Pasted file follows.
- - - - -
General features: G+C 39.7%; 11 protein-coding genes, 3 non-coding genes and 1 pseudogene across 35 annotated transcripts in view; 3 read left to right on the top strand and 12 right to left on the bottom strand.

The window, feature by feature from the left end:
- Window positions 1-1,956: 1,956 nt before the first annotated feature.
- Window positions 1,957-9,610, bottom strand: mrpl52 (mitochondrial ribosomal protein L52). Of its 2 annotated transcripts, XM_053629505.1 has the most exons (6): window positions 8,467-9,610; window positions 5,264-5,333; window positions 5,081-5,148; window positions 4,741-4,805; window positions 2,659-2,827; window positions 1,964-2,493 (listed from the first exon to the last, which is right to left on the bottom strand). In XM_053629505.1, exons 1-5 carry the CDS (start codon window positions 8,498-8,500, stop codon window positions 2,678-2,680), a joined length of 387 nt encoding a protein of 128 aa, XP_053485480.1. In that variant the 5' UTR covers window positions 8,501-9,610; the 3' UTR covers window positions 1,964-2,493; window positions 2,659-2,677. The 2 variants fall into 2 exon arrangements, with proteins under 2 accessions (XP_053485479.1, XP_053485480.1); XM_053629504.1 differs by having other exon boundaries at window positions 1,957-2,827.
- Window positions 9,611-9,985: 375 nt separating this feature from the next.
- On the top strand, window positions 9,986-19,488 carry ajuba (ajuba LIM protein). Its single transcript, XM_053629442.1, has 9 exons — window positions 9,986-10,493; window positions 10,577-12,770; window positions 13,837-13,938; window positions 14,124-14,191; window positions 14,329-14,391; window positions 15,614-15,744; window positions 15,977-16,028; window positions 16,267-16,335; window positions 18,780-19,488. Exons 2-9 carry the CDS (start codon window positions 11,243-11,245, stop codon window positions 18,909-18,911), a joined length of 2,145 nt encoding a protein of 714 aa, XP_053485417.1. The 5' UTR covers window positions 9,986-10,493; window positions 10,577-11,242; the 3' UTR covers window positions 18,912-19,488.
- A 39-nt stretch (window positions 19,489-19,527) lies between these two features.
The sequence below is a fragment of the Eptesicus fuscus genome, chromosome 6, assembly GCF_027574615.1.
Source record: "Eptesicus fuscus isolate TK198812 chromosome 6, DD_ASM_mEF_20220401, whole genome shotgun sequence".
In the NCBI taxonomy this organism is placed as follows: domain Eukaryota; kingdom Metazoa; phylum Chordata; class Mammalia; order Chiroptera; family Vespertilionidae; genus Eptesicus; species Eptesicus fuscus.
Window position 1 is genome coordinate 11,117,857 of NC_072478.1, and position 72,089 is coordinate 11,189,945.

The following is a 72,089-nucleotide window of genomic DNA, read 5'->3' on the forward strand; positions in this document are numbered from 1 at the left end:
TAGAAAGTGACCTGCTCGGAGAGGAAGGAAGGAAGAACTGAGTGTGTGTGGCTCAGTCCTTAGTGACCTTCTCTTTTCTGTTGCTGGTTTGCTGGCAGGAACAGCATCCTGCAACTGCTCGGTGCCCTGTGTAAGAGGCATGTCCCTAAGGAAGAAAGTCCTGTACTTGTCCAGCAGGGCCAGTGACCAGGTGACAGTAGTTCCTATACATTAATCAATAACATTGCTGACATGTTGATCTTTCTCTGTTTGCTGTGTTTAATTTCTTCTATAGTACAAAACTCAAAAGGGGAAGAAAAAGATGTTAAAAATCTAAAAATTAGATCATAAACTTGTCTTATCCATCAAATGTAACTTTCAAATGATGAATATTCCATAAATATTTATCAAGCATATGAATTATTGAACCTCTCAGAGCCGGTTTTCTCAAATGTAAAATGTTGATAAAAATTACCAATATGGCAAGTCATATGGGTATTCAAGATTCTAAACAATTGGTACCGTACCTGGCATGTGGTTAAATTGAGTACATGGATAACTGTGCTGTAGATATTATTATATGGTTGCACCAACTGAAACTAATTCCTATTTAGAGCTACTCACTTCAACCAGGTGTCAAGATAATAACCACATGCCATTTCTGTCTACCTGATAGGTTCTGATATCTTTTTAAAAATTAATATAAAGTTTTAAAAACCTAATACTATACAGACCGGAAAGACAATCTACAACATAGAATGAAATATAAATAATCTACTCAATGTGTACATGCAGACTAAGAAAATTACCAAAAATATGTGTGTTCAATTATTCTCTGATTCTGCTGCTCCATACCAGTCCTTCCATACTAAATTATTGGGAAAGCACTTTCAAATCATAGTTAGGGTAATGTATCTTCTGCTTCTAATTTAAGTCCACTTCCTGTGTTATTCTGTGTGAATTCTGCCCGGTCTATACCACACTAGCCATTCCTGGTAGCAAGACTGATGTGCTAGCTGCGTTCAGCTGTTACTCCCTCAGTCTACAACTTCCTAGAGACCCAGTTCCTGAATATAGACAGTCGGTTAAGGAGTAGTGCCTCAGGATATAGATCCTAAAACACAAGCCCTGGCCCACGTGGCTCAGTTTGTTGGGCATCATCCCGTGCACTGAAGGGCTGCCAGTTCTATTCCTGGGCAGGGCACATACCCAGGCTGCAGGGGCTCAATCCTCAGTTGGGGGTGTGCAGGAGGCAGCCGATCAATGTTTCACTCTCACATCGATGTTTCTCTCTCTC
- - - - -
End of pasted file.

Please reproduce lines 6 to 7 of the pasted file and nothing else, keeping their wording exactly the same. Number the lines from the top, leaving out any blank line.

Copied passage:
- On the top strand, window positions 9,986-19,488 carry ajuba (ajuba LIM protein). Its single transcript, XM_053629442.1, has 9 exons — window positions 9,986-10,493; window positions 10,577-12,770; window positions 13,837-13,938; window positions 14,124-14,191; window positions 14,329-14,391; window positions 15,614-15,744; window positions 15,977-16,028; window positions 16,267-16,335; window positions 18,780-19,488. Exons 2-9 carry the CDS (start codon window positions 11,243-11,245, stop codon window positions 18,909-18,911), a joined length of 2,145 nt encoding a protein of 714 aa, XP_053485417.1. The 5' UTR covers window positions 9,986-10,493; window positions 10,577-11,242; the 3' UTR covers window positions 18,912-19,488.
- A 39-nt stretch (window positions 19,489-19,527) lies between these two features.